Monday, April 20, 2020

Railway stories: The reporter along the tracks

With the options for railfanning limited these days, I have been searching for some ideas to use for this blog. I have been cycling through photos and thinking of stories not yet told. Then it hit me. I have a number of life stories that somehow connect to the railways. I'm sure lots of people have similar railway stories, whether they know it or not. For me, I tend to remember more details of major life events when there is some sort of railway connection.

So, here's my first story. When I was in my early 20s, I lived for two years in Peterborough, Ontario. I worked for the local newspaper, the Examiner. It's a daily that is famous for once having employed Robertson Davies as its publisher. While Davies is certainly not my favourite author, I can appreciate his work and the cachet his name still carries.

In 2003-04, when I worked there, the Examiner was located in an industrial office building on an industrial road dubbed The Queensway. The building included a printing press in the back and the property backed up onto the Kawartha Lakes Railway line, a CP Rail shortline. This was the same line that once went through to Ottawa. The line now ends in Havelock. It is once again being looked at as a possibility for better, faster train service to Ottawa and Montreal (pipe dream).

This is not a shot from Peterborough. In fact, I have no rail photos from my time there in 2003-04, but I thought I needed to show something. So here's a shot of a yard switcher in London, Ontario. It's a good example of CP's secondary power that was and is the primary power on the Kawartha Lakes Railways through Peterborough.

When I worked in Peterborough, the Kawartha Lakes Railway was a forgettable secondary rail line that saw limited, albeit somewhat regular, action. But it was never terribly busy. I do recall being at my desk in the evening and looking out the back window of our newsroom, which faced west. The setting sun was always a soothing site, but that window also offered a view of the rail line and it would always make me pause when a train came roaring by.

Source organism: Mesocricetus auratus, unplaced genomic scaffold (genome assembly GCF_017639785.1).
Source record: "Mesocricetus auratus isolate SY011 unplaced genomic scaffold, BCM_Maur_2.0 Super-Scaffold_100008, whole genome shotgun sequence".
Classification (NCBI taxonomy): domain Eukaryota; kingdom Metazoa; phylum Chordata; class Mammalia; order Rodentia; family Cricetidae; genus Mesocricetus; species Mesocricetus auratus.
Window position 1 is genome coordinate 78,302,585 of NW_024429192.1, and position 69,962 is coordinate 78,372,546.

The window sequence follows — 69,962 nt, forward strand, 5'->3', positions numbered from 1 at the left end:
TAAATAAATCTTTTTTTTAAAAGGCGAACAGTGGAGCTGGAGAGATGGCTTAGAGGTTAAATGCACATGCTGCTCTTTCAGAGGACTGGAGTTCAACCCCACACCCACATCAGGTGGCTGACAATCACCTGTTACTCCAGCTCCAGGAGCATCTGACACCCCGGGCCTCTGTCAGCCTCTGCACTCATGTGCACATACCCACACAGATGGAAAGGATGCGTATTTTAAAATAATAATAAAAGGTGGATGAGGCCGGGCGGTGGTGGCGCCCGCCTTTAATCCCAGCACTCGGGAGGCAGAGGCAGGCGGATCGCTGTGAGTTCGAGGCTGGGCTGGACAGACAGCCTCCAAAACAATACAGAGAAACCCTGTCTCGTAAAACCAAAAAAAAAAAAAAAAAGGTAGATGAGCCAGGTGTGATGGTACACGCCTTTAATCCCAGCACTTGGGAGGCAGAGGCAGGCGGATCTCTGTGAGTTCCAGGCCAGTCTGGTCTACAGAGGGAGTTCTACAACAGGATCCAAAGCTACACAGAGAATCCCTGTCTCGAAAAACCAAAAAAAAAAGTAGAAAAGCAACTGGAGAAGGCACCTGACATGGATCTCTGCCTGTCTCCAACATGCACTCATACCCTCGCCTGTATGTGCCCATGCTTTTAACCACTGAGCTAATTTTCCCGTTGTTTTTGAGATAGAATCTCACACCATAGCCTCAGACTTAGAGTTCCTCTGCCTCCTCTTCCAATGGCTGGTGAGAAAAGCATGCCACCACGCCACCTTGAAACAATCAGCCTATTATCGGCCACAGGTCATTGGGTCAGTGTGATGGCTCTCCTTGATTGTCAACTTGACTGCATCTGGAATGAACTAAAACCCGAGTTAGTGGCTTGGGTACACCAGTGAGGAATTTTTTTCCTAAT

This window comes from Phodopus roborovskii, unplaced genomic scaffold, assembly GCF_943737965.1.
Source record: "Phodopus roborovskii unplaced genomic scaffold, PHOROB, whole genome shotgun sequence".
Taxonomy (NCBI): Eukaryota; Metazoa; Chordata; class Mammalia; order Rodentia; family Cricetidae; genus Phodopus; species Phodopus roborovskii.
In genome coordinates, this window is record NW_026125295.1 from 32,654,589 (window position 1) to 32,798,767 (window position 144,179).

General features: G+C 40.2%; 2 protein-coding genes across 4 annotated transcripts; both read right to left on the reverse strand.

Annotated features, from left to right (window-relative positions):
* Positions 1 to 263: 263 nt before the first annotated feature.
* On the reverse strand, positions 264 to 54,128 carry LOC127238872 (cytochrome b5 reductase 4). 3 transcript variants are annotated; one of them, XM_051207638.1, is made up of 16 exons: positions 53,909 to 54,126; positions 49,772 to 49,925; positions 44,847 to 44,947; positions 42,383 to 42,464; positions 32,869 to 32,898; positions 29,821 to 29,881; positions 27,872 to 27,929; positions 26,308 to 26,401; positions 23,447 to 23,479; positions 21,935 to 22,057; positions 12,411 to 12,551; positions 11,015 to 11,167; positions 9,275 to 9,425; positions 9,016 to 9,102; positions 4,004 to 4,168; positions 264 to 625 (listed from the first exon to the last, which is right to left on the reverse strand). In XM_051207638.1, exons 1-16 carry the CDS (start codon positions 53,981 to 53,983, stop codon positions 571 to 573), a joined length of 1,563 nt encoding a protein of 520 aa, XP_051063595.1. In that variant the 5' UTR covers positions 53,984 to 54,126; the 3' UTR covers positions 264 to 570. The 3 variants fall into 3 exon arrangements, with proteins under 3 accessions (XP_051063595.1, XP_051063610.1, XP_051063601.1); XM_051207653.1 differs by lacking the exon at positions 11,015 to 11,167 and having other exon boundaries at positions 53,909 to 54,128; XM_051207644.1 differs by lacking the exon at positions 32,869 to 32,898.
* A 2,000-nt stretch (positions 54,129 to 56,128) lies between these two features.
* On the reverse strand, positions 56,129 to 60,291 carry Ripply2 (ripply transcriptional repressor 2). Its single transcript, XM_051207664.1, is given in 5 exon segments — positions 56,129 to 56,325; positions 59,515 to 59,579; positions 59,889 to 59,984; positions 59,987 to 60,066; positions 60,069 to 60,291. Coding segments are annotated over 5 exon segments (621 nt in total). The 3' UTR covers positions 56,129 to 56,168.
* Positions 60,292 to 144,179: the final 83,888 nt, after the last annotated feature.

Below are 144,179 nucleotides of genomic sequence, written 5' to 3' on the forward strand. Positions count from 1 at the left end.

I also remember being held up mid-jog by a train that was hurtling by Lansdowne Street, being led by two old SW1200s that were pulling a surprisingly long load. That was the type of scene you could expect to see on this line at the time. Two yard switchers pulling a long freight train, working as primary road power. 

I remember one night, a call came in on the police scanner, which was asking for officers to try and find two yokels in a pickup truck who had steered their truck onto the rail line in search of a deer they were apparently hunting. This was the type of local flavour that often coloured our police coverage.

To this day, I'm not exactly sure what to make out of this city. It was always an enigma to me.

But I think the clearest memory I have of those railway tracks was when the city was hit by what is known in weather circles as a cold low. It was a torrential rain storm that stalled over the city and dumped more than 100 mm of rain on the city in less than 12 hours. The result was that the city was flooded almost in its entirety. The flood only lasted a day, but its damage was immense. The story made national headlines in the summer of 2003.

The only way I could make it to work was by bike, since the roads were mostly flooded between my house and the newspaper offices.

This was my street. A neighbour was trying to fish something out of the crater that had been created near the hydro box.

The day of the flood turned out to be one of the longest of my career. It was exhilarating and humbling at the same time. I remember biking down one of my local streets with the water over the front tires of my bike. I had no raincoat, so I had to wear a garbage bag over my clothes, just to keep dry.

My railway memory of that day happened when I was in the back parking lot of our newspaper offices and looking down the tracks, much of which were washed out and unpassable. In that quiet moment amid the chaos of that day, a young reporter came walking up to me, a recorder and microphone in hand. She introduced herself as a reporter from CBC Radio and wanted to know if I could comment a bit on what was happening in the city.

The whole time as I am answering her questions, I wondered, how did this reporter, most likely from Toronto, find her way into the city? The main routes into Peterborough were flooded. I also wondered, why was she walking along the railway tracks? I never asked her how she made it into town and I never did figure out why she was walking along the tracks.

It was a surreal moment in my career and one that I will never forget. Much of that has to do with the fact that it happened near railway tracks.